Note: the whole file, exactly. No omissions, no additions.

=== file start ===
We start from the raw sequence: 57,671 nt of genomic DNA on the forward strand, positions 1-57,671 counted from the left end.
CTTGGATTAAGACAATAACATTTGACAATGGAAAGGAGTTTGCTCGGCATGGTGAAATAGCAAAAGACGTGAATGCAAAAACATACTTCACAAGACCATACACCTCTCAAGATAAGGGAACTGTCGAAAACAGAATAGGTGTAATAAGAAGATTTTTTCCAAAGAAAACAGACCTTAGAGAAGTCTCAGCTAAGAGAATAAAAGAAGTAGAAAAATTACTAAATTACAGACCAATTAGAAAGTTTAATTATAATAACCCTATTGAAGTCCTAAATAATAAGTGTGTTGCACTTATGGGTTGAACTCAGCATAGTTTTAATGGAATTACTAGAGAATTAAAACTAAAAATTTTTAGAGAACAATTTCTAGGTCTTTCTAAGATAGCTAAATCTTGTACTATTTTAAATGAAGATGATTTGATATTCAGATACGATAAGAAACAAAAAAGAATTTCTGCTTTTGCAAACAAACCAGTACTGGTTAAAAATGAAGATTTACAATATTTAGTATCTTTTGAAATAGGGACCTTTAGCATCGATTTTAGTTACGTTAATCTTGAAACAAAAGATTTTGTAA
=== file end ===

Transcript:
We start from the raw sequence: 57,671 nt of genomic DNA on the forward strand, positions 1-57,671 counted from the left end.
CTTGGATTAAGACAATAACATTTGACAATGGAAAGGAGTTTGCTCGGCATGGTGAAATAGCAAAAGACGTGAATGCAAAAACATACTTCACAAGACCATACACCTCTCAAGATAAGGGAACTGTCGAAAACAGAATAGGTGTAATAAGAAGATTTTTTCCAAAGAAAACAGACCTTAGAGAAGTCTCAGCTAAGAGAATAAAAGAAGTAGAAAAATTACTAAATTACAGACCAATTAGAAAGTTTAATTATAATAACCCTATTGAAGTCCTAAATAATAAGTGTGTTGCACTTATGGGTTGAACTCAGCATAGTTTTAATGGAATTACTAGAGAATTAAAACTAAAAATTTTTAGAGAACAATTTCTAGGTCTTTCTAAGATAGCTAAATCTTGTACTATTTTAAATGAAGATGATTTGATATTCAGATACGATAAGAAACAAAAAAGAATTTCTGCTTTTGCAAACAAACCAGTACTGGTTAAAAATGAAGATTTACAATATTTAGTATCTTTTGAAATAGGGACCTTTAGCATCGATTTTAGTTACGTTAATCTTGAAACAAAAGATTTTGTAA